41. In these circumstances, the Court finds that no clear and foreseeable possibility to obtain adequate compensation was secured to the applicants.
42. There has therefore been a violation of Article 1 of Protocol No. 1.
II. APPLICATION OF ARTICLE 41 OF THE CONVENTION
43. Article 41 of the Convention provides:
“If the Court finds that there has been a violation of the Convention or the Protocols thereto, and if the internal law of the High Contracting Party concerned allows only partial reparation to be made, the Court shall, if necessary, afford just satisfaction to the injured party.”
44. The applicants claimed 252,710 euros (EUR) in respect of pecuniary damage. In their view and according to an expert appointed by them, this sum represented the real market value of the apartment as of December 2007. Stressing that the events complained of had caused them significant distress, the applicants also claimed EUR 24,000 in respect of non‑pecuniary damage (EUR 8,000 per applicant).
45. The Government considered that the claim in respect of pecuniary damage was excessive. As regards non-pecuniary damage, the Government suggested that the award should not exceed the sums awarded in Todorova and Others v. Bulgaria (just satisfaction), nos. 48380/99, 51362/99, 60036/00 and 73465/01, 24 April 2008.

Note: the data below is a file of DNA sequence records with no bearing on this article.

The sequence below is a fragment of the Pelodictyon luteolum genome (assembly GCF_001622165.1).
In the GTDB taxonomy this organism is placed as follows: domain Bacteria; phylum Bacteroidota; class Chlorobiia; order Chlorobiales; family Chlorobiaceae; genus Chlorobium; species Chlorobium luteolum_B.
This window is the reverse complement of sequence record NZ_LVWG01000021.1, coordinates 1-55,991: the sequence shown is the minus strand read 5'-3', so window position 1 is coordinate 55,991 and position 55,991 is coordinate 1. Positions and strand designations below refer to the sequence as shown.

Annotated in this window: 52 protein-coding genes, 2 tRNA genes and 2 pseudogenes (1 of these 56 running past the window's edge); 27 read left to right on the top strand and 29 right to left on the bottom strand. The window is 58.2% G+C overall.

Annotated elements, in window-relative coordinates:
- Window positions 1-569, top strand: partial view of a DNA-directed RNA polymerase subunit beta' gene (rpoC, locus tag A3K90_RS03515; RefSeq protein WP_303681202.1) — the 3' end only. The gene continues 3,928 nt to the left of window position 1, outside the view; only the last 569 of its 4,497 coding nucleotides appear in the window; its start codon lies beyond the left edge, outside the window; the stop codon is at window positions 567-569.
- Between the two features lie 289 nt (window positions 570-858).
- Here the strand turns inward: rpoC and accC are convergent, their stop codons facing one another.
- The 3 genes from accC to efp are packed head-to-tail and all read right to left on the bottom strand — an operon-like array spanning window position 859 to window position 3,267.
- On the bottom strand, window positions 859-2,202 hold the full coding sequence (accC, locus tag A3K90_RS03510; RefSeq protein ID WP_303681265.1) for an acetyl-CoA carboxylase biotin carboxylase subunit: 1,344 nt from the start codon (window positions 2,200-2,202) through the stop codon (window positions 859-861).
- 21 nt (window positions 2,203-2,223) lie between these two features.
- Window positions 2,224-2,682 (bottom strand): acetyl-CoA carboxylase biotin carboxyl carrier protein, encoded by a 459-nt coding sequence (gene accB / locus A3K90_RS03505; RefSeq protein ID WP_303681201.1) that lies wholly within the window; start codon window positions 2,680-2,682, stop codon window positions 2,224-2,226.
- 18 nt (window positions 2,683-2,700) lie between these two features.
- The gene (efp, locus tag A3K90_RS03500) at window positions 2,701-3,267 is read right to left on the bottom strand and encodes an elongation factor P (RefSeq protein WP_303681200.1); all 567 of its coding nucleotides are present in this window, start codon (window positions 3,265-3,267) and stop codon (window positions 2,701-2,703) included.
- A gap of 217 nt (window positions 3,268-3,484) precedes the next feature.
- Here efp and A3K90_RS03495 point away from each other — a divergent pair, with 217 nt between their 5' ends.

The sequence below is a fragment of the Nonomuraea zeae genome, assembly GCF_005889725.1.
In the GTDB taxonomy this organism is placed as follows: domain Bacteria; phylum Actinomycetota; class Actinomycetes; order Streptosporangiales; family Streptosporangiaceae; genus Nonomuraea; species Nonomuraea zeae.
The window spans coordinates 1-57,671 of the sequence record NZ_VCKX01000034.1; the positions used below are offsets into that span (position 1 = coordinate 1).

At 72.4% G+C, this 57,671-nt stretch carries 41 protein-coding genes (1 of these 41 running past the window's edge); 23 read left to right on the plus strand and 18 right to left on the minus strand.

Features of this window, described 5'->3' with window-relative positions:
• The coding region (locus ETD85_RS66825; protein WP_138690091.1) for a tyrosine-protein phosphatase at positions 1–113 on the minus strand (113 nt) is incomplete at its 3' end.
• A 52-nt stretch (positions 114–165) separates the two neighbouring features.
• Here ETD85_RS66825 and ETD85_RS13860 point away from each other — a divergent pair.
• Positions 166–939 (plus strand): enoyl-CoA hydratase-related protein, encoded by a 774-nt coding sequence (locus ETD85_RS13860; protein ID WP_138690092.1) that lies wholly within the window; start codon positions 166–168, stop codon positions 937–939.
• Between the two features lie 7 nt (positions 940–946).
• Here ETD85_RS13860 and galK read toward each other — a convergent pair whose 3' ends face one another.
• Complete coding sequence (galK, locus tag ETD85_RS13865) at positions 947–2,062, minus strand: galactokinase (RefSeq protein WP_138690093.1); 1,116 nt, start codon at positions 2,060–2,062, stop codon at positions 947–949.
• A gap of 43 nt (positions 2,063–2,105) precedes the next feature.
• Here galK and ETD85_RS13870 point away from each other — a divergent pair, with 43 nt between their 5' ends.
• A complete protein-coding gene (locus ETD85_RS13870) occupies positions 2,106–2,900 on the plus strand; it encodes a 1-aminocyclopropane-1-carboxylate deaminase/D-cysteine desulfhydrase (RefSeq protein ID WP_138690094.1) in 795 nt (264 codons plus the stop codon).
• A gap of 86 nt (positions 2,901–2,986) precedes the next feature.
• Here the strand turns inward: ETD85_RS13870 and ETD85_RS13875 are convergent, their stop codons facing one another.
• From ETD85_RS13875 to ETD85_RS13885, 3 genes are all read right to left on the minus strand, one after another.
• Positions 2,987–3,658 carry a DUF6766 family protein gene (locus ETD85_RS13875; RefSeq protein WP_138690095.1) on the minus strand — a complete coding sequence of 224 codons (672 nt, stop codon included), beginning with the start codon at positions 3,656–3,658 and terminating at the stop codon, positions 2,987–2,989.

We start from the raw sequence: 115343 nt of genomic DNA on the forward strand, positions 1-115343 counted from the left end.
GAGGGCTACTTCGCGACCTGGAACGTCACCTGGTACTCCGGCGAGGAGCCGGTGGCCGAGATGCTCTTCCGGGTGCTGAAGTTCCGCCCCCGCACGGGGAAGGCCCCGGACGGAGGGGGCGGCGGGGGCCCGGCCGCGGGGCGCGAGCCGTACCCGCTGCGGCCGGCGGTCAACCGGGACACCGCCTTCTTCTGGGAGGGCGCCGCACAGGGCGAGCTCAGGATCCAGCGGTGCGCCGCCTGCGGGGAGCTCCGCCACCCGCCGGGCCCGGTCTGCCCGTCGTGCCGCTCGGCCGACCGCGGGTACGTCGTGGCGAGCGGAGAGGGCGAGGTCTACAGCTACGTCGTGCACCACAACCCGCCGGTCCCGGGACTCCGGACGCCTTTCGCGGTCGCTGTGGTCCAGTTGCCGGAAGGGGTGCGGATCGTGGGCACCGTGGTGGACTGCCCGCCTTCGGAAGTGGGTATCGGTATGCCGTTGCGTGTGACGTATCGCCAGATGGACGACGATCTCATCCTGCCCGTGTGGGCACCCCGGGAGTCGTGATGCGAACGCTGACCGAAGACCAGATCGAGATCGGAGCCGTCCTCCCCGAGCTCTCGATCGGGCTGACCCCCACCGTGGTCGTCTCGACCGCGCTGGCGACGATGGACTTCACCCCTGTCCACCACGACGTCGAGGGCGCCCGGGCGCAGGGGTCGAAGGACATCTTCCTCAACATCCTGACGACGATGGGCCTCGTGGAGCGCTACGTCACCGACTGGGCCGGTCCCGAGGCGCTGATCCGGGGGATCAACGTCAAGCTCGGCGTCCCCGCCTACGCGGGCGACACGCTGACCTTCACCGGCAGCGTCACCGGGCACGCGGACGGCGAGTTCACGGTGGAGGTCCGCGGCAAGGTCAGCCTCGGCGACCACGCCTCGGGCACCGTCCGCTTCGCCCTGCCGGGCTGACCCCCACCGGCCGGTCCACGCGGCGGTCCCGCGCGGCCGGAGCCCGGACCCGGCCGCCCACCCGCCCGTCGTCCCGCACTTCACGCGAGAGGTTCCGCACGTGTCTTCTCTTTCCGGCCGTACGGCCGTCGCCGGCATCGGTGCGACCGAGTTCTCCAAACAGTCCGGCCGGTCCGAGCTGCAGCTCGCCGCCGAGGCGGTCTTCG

46. The Court, applying the approach defined in its Todorova and Others judgment (cited above), considers that it is appropriate to award a lump sum to the applicants in respect of pecuniary and non-pecuniary damage.
47. In determining the amount, the Court takes into account the evidence submitted by the parties, including about facts related to the hardship suffered by the applicants as a direct consequence of the taking of their property. It also takes into consideration the applicants’ failure to use the bonds compensation scheme, which could have secured to them partial compensation in the amount of 15 to 25% of the value of the apartment, assessed in accordance with the applicable regulations. As the Court found in Todorova and Others (cited above, §§ 43-46), the latter fact must lead to a reduction, albeit modest, of the just satisfaction award. In addition, the Court takes into account information at its disposal about the relevant property market.